Who doesn’t love reading a good success story?! Especially when we are challenged in a specific area, it seems encouraging, uplifting, and insightful to read how someone else rose to the challenge and succeeded where I am struggling. I’m deeming Saturdays “Success Story Saturdays” and if you have been successful in some aspect of your financial life, I’d love to share your story here. In the meantime, since I’m hobbling along on this walk, I’ll be sharing some of my old and new successes, no matter how small or old.
One thing my hubby and I did right was throw a low key wedding (ten years ago in October!). Although funds were present to throw a large bash, we knew from the get-go that the invitation list would be small, the affair would be on the casual side, and that we’d celebrate a marriage – not just a wedding.
I called up my hometown church and asked for availability on a church camp they run. My grandfather donated the land to open the camp, which I attended for 9 years, so it holds a special place in my heart. They had an opening in October, and given the history, allowed me to use the camp for free. The church secretary even brought huge pots of mums to decorate the simple stone chapel we hoped to use for our wedding. (It rained – of course – and we moved inside an A-frame chapel with the mums right outside.)
Since we were planning an outdoor wedding in Tennessee in October, we had a country fall theme going by default. This made decorations a breeze because friends and family had lots of things to borrow and spread around the reception site – a rustic lodge at the camp which already fit the defacto theme.
I selected a $400 dress that had red details on it and put my bridesmaids in firey red tea length dresses. I’m proud to say that one of my bridesmaids even wore her dress again, so even she “saved” money!!!
I was in school and job hunting, so I knew better than to attempt to make invitations myself, but I did select some of the cheapest invitations I could find and ensured I wouldn’t have to pay extra postage because of the size or weight. I placed a preserved autumn leaf inside instead of tissue paper. It was a slightly added expense as tissue paper came with the invitations and we had to buy a bag of leaves off Ebay, but I think it was a nice touch and wasn’t a huge expense.
My husband enlisted a family friend who is a minister to perform the ceremony. He had to travel a great distance but he only charged us his usual ceremony fee.
We took premarital counseling classes at a local church and got a discount on our license fees because of that. We would have done the counseling anyway, but the fee reduction was an added bonus.
I rented a few chairs so folks could sit and a horse drawn buggy so older folks didn’t have to walk down a wooded trail. I viewed these as necessities, but they were fairly cheap because we were out in the middle of nowhere and dealing with people from the area – not big event firms.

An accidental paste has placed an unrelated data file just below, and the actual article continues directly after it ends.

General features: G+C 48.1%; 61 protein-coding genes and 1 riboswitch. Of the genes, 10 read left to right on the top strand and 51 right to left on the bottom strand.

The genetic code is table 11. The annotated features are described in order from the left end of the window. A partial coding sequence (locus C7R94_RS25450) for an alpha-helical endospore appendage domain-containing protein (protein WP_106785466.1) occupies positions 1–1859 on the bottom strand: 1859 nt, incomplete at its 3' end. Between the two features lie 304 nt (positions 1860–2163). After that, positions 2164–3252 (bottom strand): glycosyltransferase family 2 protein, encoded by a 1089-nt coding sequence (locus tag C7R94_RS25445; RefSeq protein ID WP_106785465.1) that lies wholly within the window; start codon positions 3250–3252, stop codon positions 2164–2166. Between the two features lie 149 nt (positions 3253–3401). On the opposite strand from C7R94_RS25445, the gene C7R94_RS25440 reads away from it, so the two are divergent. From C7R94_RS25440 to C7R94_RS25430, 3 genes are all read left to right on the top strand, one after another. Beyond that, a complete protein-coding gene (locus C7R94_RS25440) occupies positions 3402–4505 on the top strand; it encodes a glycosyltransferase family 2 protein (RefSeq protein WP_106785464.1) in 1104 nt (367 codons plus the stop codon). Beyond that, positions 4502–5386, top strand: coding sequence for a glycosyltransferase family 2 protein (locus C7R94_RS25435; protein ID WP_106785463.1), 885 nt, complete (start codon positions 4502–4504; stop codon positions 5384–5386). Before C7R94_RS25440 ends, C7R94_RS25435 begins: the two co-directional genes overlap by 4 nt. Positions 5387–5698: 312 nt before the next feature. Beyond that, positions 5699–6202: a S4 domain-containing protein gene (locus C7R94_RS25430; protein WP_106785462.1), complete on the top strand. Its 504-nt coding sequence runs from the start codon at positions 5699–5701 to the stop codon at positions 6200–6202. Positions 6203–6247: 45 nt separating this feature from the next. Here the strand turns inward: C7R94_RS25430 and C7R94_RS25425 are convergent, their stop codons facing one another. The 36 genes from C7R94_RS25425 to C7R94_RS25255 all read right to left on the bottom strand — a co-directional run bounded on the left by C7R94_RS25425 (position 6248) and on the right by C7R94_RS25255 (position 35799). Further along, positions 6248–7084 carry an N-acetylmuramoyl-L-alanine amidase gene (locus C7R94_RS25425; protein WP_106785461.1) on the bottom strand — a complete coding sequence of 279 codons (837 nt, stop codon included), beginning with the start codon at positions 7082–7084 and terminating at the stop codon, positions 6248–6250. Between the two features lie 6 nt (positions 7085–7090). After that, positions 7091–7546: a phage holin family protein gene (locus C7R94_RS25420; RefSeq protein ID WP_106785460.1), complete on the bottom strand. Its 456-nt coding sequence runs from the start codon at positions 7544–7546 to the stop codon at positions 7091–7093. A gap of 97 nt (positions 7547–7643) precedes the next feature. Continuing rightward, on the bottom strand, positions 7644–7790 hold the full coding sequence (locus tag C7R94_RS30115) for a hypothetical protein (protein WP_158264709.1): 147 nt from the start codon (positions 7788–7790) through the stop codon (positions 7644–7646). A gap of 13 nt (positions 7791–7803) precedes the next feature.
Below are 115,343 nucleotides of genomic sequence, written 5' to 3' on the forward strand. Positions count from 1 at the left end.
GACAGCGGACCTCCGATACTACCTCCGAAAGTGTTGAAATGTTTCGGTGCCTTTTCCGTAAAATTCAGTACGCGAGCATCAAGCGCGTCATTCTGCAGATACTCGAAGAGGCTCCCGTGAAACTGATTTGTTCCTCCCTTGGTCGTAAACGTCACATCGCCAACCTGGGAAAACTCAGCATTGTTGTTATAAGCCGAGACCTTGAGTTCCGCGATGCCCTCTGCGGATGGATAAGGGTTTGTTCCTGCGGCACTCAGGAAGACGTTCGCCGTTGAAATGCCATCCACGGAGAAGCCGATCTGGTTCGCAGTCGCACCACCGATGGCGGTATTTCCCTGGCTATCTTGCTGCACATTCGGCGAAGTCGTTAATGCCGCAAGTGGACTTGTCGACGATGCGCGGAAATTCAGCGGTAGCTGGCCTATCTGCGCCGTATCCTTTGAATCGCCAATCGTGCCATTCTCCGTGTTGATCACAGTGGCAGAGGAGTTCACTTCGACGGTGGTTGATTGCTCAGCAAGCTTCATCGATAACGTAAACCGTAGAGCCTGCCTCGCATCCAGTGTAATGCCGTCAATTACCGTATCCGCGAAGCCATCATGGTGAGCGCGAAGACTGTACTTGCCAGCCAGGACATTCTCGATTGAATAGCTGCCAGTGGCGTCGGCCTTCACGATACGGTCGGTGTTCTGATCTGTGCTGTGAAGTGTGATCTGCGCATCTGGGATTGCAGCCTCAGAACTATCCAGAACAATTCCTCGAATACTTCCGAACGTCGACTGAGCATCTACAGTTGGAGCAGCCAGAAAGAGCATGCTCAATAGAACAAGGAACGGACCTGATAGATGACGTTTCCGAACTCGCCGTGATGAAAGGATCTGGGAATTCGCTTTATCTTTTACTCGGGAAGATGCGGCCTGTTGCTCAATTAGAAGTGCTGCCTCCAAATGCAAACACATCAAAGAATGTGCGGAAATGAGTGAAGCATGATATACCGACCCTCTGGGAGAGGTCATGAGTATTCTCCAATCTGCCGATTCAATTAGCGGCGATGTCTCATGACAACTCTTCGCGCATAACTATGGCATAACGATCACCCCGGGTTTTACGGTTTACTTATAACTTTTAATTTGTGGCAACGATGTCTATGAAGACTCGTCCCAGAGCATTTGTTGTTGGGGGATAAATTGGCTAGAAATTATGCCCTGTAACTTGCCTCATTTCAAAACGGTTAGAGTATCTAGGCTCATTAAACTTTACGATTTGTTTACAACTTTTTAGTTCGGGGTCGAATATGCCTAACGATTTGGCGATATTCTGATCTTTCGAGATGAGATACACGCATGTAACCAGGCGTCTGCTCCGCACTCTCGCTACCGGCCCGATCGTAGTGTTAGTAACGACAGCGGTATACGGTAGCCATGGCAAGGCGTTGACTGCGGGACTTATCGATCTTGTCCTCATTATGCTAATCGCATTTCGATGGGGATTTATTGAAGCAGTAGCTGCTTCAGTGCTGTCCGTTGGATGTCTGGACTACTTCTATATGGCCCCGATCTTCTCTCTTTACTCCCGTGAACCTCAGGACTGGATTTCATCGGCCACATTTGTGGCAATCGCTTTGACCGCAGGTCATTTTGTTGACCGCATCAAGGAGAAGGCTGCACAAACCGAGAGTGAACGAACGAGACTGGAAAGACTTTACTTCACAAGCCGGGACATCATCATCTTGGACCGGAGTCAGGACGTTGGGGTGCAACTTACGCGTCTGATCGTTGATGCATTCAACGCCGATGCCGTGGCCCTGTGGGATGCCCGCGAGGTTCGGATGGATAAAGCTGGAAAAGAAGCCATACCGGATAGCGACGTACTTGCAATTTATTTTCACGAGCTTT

I enlisted my sister to make a cupcake tree instead of having a traditional cake. She backed out at the last minute and I scrambled to get a professional. I found a lady who had just started a business and she cut me a good deal in order to build her portfolio. She threw in a “cake topper” so we’d have something to cut and made a beautiful arrangement, while my sister came through for the groom’s cake. It worked out splendidly!
I purchased bulk foods and enlisted family to help me set up a snack reception. We had pumpkin bread and maple candy and cranberry turkey wraps and called it a day.
Flowers were done by a professional florist, who was a friend of the family and cut me a deal. But even then, we selected simple bouquets and corsages.
I hired a photojournalist from the area to take wedding pictures. His fee was $400 and then I just had to have the prints developed. Hubby is an expert Photoshopper, so he did all the retouching that we desired.
We did rent a limo to take us from our rural wedding location to stay in Nashville for one night before heading out on our honeymoon the next day, but it was either that or rent a car for our entire stay and it worked out to be around the same cost.
I did my own make-up after a free consultation with a make-up store, but did go in for an updo, which wasn’t expensive at all. I had a bridesmaid in the area find us a good deal from a local salon.
The one area that didn’t go so well, but has become a fond, funny memory is my dress. I had tried on a gorgeous, simple gown and loved it. I did not love the $2500 price tag and I pretty much had to order it the day I tried it on in order to ensure delivery in time. I opted not to do it, but I could not stop thinking about that dress. Even after I bought my other dress and got it in, I was dreaming about that $2500 dress. With hubby’s permission, two weeks before the wedding, I called the store and asked if they’d sell me the dress off the rack, which had been a perfect fit. They agreed to sell me the dress, veil, and shoes at a deep discount. I took both dresses with me – just in case – and wore the literal dream dress. Yeah, I had to pay for two dresses, but I console myself that my two dresses still cost less than most women’s singular dress!
Our price tag for everything was less than 5k, with the largest “single” expenditure being my two dresses. I think what helped us tone the cost down was that we were the first of our group to get married, so there was no effort to keep up with the Joneses. The camp’s availability was also limited, meaning our engagement was a bit short (four months) and we didn’t have time to order expensive dresses or invitations that had long turn arounds, and we had to look for semi-professionals to help us out in many areas because they weren’t booked solid, unlike their more expensive professional counterparts. We also were keenly aware that this was a one day affair that was simply a gateway to a lifetime together. We focused on the marathon, not the sprint!